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Reflections on the decline in salmon fishing in the summer of 2012

Last summer was probably one of the worst salmon fishing summers anyone can remember. Of course explanations have been sought for this great decline and many found: A bad summer, cold weather, mackerels, whales, flounders and even cod, to mention a few. 

It is rather clear that this unfortunate situation is not because of any decline in spawning. The fact is that the spawning is good in most rivers. When the parr were counted in Vatnsdalsá late in August last year it showed unusually many. It also showed that the parr seem never to have been in better shape, as regards, length, weight and fat. Two year old parrs, that is parrs which have hatched in the spring and stayed two winters in the river have reached the size and girth of smolts so it looks like that the amount of nourishment and all other conditions are very good in Vatnsdalsá.

When the smolt swim to the sea they look for sea currents which bring them to their feeding grounds. The smolts find food and the right temperature in these currents and stay in the ocean for one or two years before they run back to the rivers as adult salmons.

An article in the “Journal of Fish Biology” (see link further down on page) discusses these currents the smolts swim in while in the ocean. There it says that every few years a big mass of fresh but cold seawater which holds little nourishment comes streaming from where it has gathered in the northern part of the ocean. This big current goes down the east coast of Greenland and down to Canada. The Gulfstream then moves it to Europe and to the coast of Norway until it ends back in the north where it increases until it circulates again. Other smaller currents diverge from this main current and go for example up to the west coast of Iceland, down the east coast and between the Faroe Islands and Iceland. Many think that when the smolts end up in this cold current which holds little nourishment, their stocks decline much further than usually.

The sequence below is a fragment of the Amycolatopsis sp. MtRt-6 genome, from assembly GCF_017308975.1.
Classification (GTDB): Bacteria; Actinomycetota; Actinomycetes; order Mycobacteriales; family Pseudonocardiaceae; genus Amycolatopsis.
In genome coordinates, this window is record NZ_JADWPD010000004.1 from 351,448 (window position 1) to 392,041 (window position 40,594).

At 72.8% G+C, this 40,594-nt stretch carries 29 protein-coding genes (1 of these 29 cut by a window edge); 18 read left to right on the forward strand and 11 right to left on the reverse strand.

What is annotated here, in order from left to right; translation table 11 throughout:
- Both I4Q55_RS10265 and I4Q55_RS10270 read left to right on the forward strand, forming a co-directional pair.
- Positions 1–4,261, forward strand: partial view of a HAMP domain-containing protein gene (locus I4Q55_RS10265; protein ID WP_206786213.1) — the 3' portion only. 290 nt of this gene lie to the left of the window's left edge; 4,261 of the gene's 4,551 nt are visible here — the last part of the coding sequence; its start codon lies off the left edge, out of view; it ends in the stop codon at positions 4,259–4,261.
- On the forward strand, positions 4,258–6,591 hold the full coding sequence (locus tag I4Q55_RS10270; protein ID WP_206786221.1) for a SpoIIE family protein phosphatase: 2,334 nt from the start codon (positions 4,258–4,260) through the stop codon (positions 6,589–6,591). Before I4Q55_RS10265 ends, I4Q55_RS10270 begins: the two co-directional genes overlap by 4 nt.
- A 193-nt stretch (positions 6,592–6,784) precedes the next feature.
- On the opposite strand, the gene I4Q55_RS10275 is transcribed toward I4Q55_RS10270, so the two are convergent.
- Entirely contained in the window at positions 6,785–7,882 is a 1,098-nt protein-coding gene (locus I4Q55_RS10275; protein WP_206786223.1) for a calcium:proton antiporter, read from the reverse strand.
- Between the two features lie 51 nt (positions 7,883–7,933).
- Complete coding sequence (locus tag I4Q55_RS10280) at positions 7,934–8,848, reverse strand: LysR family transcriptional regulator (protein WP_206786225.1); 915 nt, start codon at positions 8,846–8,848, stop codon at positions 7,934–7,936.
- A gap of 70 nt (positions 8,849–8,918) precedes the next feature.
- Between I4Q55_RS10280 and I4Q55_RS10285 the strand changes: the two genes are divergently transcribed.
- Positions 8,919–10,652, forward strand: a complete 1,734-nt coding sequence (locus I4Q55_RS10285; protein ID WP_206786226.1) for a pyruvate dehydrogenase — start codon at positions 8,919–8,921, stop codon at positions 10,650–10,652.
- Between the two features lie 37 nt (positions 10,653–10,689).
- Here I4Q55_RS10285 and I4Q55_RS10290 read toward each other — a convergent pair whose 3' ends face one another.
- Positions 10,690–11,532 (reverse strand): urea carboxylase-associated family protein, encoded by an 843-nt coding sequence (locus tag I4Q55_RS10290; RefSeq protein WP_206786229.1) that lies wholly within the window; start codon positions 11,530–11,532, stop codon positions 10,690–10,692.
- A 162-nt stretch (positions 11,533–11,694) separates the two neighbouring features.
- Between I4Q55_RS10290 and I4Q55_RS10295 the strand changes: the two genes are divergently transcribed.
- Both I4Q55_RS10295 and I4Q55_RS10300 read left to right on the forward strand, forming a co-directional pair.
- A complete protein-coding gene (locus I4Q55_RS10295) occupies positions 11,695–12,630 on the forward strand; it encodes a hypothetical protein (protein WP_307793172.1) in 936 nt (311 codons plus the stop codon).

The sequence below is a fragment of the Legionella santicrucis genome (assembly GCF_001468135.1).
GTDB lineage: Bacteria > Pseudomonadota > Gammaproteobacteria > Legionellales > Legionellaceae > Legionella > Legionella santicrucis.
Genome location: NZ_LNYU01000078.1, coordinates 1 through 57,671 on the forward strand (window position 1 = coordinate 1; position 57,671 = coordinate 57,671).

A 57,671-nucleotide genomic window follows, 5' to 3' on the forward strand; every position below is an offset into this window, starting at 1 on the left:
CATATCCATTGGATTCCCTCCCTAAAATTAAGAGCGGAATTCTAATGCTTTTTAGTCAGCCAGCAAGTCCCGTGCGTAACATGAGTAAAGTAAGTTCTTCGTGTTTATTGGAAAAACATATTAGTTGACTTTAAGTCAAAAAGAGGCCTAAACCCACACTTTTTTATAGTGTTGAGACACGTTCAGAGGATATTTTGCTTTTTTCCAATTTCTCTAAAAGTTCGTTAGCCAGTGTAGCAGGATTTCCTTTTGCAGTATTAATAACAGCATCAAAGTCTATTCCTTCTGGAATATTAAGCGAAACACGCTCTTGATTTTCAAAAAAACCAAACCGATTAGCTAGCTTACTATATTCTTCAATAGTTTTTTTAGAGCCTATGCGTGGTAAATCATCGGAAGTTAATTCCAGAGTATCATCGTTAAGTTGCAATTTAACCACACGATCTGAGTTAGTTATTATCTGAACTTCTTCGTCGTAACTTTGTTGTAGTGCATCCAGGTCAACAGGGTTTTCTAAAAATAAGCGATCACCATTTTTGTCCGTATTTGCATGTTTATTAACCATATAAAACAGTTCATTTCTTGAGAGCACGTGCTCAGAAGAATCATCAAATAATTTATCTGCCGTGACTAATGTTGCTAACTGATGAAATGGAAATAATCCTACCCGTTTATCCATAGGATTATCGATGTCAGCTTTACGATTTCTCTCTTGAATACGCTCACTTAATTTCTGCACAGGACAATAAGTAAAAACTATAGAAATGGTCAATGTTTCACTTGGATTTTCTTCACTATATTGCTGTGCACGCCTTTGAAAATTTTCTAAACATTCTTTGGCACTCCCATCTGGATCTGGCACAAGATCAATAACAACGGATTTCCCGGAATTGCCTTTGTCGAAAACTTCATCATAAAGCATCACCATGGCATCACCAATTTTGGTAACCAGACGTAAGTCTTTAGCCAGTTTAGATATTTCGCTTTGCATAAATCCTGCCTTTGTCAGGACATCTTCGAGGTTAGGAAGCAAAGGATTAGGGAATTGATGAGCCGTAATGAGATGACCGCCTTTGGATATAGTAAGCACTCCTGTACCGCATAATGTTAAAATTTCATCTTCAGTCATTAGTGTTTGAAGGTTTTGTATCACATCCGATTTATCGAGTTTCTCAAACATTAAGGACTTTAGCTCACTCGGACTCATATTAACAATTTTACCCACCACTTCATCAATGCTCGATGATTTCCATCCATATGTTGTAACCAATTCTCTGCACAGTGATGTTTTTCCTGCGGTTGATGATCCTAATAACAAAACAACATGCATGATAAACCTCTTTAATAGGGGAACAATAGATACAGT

Scientists call this mass of fresh but foodless water the Merry-Go-Round. No one has been able to ascertain when the Merry-go-round starts but all fishermen have known good summers and very bad summers. What we know is that the Merry-go-round goes past and then warmer currents follow and the fishing gets better.


It is tempting to think that this explains the decline last year. This cold and foodless current could also explain the large amount of small salmon. It has been established that in some rivers a lot of 4 to 5 pound salmon have been caught, which have been two years in the sea and therefore their length should be 80 cm or more.

Of all the theories I have heard about bad fishing summers I think this is one of the most rational. And taking this theory into account it’s obvious how important it is that the natural spawning habitat in the rivers is always as good as it can possibly be. We have done everything to ensure that here on the banks of Vatnsdalsá.


May the salmon run free,

Pétur Pétursson

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